The digital world is changing — but many organizations are still measuring customer behavior with static metrics like pageviews and bounce rates. For some, these metrics are completely sufficient; you’re getting basic results that help you take the business forward. But others are itching for more and are already moving toward more comprehensive insights. How do you know where your customer insights stack up against your peers? How do you take your analytics to the next level? Welcome to the Customer Data Maturity Curve.
What is the Customer Data Maturity Curve?
The Customer Data Maturity Curve helps organizations understand the sophistication of their user behavior analytics in relation to what’s possible (Figure 1). With this curve, you can identify where your business is in this progression. You can also learn how to understand when you’ve reached the next step in your analytics program. In the rest of this blog, I’ll explain each stage in detail.
Figure 1. The Customer Data Maturity Curve illustrates the progression of behavioral analytics.
Stage 1: Measure Traffic
The first stage along the curve is to simply understand how many people are accessing various parts of your website. Typically organizations achieve this level of insights by using Google Analytics Free or other similar platforms. This stage enables you to gain basic data, but you’re limited to a static aggregate view. In other words, you can’t see how specific cohorts are using your site. For example, at this stage, you may be able to see that your features page has a longer time on page. But what’s missing is the drill-down: Do customers interact with the page differently than prospects? There’s no way to gain the information needed to make true data-driven decisions.
Stage 2: Optimize Acquisition Channels
As organizations gain understanding of what users do when traffic lands on their site, they can begin to separate out high-value traffic. They use these groupings to optimize what traffic drivers are best for the business. (For example, you can discover whether Facebook generates a large number of users to your site.) With this data, you can determine where and how to invest efforts to gain a larger audience. What’s missing: how these users engage with your site and what content is most likely to convert them.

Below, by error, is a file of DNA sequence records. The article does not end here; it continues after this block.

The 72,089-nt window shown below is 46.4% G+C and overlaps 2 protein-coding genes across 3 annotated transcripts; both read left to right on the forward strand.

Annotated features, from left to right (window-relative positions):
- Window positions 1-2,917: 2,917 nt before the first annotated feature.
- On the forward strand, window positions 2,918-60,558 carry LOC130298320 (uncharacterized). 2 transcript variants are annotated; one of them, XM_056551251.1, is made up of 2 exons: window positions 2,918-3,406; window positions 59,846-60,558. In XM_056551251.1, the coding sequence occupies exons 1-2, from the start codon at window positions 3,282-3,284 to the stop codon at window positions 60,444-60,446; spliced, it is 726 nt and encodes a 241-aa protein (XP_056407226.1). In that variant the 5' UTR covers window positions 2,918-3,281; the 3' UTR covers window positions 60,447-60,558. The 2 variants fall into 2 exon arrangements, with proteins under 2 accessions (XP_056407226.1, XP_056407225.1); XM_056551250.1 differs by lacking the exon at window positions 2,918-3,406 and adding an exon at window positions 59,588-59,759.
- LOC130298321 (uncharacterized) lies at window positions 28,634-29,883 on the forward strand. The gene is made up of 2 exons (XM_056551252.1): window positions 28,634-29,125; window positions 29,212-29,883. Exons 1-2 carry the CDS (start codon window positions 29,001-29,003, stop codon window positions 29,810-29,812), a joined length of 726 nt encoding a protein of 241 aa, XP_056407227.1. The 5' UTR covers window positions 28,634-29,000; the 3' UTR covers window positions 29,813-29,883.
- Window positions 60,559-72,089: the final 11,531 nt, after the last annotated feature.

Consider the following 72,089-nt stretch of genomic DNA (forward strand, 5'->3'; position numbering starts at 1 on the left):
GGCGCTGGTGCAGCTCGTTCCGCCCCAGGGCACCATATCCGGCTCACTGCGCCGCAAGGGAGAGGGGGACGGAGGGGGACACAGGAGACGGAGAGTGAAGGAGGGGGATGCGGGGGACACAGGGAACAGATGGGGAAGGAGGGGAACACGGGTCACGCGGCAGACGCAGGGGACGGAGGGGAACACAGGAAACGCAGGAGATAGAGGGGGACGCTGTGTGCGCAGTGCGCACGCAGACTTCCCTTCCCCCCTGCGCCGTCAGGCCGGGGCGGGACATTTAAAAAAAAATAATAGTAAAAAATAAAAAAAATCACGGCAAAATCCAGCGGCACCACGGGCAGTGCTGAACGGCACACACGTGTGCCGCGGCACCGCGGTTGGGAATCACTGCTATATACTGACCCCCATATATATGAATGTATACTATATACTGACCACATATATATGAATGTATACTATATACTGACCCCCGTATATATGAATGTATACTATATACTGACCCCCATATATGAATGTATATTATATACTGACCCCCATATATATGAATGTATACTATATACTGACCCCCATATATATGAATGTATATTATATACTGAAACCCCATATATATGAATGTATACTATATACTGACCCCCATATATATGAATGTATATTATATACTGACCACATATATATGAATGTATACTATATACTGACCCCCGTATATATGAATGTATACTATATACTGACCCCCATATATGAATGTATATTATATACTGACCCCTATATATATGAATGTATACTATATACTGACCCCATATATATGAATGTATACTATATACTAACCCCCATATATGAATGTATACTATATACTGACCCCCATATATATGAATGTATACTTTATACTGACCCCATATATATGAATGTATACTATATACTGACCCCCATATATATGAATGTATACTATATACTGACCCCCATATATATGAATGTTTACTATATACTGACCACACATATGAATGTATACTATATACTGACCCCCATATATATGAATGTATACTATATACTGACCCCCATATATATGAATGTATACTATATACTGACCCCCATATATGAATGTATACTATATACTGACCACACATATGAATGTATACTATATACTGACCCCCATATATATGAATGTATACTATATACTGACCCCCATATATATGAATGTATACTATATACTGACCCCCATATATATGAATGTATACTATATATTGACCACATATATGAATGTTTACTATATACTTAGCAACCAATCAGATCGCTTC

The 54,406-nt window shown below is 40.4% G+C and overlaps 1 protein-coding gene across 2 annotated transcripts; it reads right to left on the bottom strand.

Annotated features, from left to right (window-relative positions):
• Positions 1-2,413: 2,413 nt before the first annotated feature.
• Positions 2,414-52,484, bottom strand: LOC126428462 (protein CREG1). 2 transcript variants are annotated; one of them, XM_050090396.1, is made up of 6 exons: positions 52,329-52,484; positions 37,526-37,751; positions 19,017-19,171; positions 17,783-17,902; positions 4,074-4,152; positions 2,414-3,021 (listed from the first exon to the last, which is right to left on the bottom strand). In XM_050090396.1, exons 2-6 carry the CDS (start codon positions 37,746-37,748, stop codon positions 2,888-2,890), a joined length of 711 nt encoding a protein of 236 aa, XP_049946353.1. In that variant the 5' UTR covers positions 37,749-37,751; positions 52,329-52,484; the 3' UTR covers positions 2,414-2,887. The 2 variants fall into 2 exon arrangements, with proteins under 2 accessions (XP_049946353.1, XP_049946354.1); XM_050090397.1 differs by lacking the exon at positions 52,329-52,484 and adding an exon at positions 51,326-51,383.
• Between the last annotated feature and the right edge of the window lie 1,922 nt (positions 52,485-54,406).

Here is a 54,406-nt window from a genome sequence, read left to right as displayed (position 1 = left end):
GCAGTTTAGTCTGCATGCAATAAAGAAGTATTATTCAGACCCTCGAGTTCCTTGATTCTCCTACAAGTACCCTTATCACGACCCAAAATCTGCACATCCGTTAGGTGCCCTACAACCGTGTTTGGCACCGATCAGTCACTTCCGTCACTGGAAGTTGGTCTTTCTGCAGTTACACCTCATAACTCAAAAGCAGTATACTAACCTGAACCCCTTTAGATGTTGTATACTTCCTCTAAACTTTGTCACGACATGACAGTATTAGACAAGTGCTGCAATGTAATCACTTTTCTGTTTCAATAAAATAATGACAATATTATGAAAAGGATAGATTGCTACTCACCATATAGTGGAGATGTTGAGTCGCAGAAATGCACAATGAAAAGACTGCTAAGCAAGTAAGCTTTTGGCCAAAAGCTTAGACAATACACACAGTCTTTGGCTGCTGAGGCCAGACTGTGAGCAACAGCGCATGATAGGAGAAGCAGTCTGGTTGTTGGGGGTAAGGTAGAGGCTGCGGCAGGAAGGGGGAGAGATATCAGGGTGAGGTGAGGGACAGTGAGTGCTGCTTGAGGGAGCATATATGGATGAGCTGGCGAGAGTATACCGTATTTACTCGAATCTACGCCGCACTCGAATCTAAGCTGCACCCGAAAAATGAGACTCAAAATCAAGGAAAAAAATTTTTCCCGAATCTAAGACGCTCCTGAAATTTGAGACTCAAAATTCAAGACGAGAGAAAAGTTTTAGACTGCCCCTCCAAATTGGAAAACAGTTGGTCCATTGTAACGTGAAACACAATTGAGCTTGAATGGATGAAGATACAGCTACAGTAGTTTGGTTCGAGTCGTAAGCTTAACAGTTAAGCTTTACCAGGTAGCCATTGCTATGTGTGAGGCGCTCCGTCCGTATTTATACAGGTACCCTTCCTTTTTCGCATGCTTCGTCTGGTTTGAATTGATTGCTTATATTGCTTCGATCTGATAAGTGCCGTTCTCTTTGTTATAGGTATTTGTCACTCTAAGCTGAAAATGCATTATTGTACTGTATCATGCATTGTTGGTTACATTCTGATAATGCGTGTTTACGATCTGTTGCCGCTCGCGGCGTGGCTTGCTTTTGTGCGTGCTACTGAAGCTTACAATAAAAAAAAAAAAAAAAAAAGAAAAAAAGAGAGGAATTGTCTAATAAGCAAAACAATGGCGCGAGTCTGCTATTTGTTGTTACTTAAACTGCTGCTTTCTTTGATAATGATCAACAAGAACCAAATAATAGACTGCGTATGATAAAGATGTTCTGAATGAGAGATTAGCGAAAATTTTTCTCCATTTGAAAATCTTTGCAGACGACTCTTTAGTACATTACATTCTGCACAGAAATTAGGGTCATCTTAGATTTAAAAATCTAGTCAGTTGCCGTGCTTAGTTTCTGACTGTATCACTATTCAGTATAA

Stage 3: Drive User Engagement and Conversion Rates
Organizations that reach this step gain solid insights on naturally converting traffic. They also also start getting data on how specific groups of visitors interact with the site and where they drop off in the conversion funnel. This enables you to begin to experiment on ways to achieve higher conversion rates. This stage typically marks the point where organizations abandon the “page view model” of analytics. Instead they trade up to a sophisticated user/event model, which provides insights on granular customer behavior instead.
Stage 4. Understand the Customer Digital Journey
This stage is when organizations realize their user event schema can provide valuable on-page interaction data. And because the customer’s journey rarely begins or ends with just website interactions, you’re beginning to integrate and combine datasets from various parts of the customer journey. The result? A more complete view of what aspects across channels you can optimize.
Stage 5. Unsilo Data and Create a Unified Customer View
Stage 5 is the pinnacle of the curve — and for good reason. Organizations that reach this advanced level combine disparate datasets with ETL pipelines. They also clean and organize large amounts of downstream data to expand the time and resources available to analyze customer insights and react accordingly. To reach this level, organizations must find a durable, automated way to combine customer data in a clean schema downstream.
It can sometimes be challenging to move up the Analytics Maturity Curve, but the results are always worth it. To learn more about this curve and how Heap can help, check out The Death of Web Analytics (as you Knew It).
And feel free to comment with your analytics experience. How did you expand on your insights? Do you agree with the progression of the Analytics Maturity Curve?